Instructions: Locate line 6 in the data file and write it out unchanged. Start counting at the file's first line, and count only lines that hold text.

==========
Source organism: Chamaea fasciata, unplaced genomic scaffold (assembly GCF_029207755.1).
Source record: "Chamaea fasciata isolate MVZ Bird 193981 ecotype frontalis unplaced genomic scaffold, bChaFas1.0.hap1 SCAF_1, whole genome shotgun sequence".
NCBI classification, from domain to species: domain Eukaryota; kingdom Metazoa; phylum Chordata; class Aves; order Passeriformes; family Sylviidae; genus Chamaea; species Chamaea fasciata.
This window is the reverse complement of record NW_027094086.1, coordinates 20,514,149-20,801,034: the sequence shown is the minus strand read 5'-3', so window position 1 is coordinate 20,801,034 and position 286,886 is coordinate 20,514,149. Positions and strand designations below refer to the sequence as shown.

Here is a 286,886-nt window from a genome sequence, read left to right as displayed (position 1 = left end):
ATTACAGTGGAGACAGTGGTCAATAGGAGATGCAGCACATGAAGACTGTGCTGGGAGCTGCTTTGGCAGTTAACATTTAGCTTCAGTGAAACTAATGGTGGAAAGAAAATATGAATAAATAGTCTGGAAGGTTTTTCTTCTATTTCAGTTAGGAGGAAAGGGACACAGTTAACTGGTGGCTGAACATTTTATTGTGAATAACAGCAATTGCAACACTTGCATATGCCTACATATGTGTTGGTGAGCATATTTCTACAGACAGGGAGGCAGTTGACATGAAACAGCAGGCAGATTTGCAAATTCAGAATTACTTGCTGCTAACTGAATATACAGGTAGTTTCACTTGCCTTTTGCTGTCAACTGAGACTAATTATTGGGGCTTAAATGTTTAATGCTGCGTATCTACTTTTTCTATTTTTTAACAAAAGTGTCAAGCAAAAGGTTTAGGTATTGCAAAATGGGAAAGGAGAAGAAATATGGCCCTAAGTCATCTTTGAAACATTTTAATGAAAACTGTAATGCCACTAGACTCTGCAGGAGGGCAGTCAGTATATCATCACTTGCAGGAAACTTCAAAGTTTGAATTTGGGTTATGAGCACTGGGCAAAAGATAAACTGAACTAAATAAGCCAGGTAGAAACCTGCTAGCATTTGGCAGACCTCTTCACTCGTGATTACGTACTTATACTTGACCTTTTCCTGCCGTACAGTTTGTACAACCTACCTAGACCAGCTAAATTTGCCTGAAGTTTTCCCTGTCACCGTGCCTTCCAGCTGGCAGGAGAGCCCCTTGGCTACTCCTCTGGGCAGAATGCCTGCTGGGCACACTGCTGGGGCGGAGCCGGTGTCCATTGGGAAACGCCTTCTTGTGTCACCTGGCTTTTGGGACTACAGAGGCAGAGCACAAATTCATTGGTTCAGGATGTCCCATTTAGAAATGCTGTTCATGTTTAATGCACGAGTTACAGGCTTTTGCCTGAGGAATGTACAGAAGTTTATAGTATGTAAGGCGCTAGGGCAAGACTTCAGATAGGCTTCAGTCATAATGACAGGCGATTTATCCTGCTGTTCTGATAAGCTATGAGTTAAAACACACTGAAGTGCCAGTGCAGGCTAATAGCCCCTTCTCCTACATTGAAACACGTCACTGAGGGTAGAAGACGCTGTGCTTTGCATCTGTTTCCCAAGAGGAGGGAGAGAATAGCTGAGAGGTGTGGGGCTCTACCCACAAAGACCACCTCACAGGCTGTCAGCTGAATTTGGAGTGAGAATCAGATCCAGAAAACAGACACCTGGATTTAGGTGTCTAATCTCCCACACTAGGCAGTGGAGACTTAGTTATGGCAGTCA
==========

ATTACAGTGGAGACAGTGGTCAATAGGAGATGCAGCACATGAAGACTGTGCTGGGAGCTGCTTTGGCAGTTAACATTTAGCTTCAGTGAAACTAATGGTGGAAAGAAAATATGAATAAATAGTCTGGAAGGTTTTTCTTCTATTTCAGTTAGGAGGAAAGGGACACAGTTAACTGGTGGCTGAACATTTTATTGTGAATAACAGCAATTGCAACACTTGCATATGCCTACATATGTGTTGGTGAGCATATTTCTACAGACAGGGAGGCAGTTGACATGAAACAGCAGGCAGATTTGCAAATTCAGAATTACTTGCTGCTAACTGAATATACAGGTAGTTTCACTTGCCTTTTGCTGTCAACTGAGACTAATTATTGGGGCTTAAATGTTTAATGCTGCGTATCTACTTTTTCTATTTTTTAACAAAAGTGTCAAGCAAAAGGTTTAGGTATTGCAAAATGGGAAAGGAGAAGAAATATGGCCCTAAGTCATCTTTGAAACATTTTAATGAAAACTGTAATGCCACTAGACTCTGCAGGAGGGCAGTCAGTATATCATCACTTGCAGGAAACTTCAAAGTTTGAATTTGGGTTATGAGCACTGGGCAAAAGATAAACTGAACTAAATAAGCCAGGTAGAAACCTGCTAGCATTTGGCAGACCTCTTCACTCGTGATTACGTACTTATACTTGACCTTTTCCTGCCGTACAGTTTGTACAACCTACCTAGACCAGCTAAATTTGCCTGAAGTTTTCCCTGTCACCGTGCCTTCCAGCTGGCAGGAGAGCCCCTTGGCTACTCCTCTGGGCAGAATGCCTGCTGGGCACACTGCTGGGGCGGAGCCGGTGTCCATTGGGAAACGCCTTCTTGTGTCACCTGGCTTTTGGGACTACAGAGGCAGAGCACAAATTCATTGGTTCAGGATGTCCCATTTAGAAATGCTGTTCATGTTTAATGCACGAGTTACAGGCTTTTGCCTGAGGAATGTACAGAAGTTTATAGTATGTAAGGCGCTAGGGCAAGACTTCAGATAGGCTTCAGTCATAATGACAGGCGATTTATCCTGCTGTTCTGATAAGCTATGAGTTAAAACACACTGAAGTGCCAGTGCAGGCTAATAGCCCCTTCTCCTACATTGAAACACGTCACTGAGGGTAGAAGACGCTGTGCTTTGCATCTGTTTCCCAAGAGGAGGGAGAGAATAGCTGAGAGGTGTGGGGCTCTACCCACAAAGACCACCTCACAGGCTGTCAGCTGAATTTGGAGTGAGAATCAGATCCAGAAAACAGACACCTGGATTTAGGTGTCTAATCTCCCACACTAGGCAGTGGAGACTTAGTTATGGCAGTCA